1. Overusing Sweep EQ
The problem with boosting a narrowband and sweeping it up and down the spectrum is that everything will sound bad, causing you to remove too many of the frequencies. Everything is going to sound obnoxious when you’re boosting a single band by 10 to 20 dB. This method is only warranted when you can hear something problematic but can’t find it without EQ sweeping.
Trust yourself to make correct decisions based on what you hear.
If nothing is sounding offensive in a mix, don’t go searching for something, lest you end up with a lifeless project.
2. Not Using High and Low Pass Filters
Where are the energy build-ups happening? Where could you shave off low frequencies to make room for the kick and bass?
If you’re listening to an instrument and not hearing a reason for it to have excessive low or high end, remove it.
Sculpting the high end with low pass filters is critical to achieving a well-balanced mix that’s in line with how people are listening to music today.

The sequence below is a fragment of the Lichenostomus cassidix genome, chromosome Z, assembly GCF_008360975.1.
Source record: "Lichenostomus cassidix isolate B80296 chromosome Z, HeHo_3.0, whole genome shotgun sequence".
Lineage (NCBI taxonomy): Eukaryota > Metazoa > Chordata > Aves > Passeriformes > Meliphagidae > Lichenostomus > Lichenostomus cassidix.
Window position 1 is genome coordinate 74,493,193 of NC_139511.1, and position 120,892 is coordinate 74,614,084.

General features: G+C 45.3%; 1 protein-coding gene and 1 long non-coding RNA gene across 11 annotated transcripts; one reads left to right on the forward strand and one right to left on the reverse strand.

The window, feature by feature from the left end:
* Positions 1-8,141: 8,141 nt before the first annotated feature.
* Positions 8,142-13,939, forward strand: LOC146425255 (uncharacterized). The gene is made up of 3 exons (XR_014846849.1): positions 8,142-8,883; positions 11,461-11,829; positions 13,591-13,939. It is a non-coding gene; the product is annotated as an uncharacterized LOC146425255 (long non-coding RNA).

3. Applying EQ to Solve Problems That Aren’t Persistent Throughout The Whole Mix
Don’t remove mud from an instrument that’s persistent in one area of the track, but is essential in another. Use a dynamic EQ that responds to the frequencies as they become problematic. Automation could be another option, albeit, more time-intensive.
If we always make our EQ decisions based on a specific moment in a song, this may ruin other sections. An EQ decision may work on the chorus, but not the breakdown. Therefore, it’s essential to have a much more global perspective, not listening to one section on repeat, but how the EQ choices interact with the whole arrangement.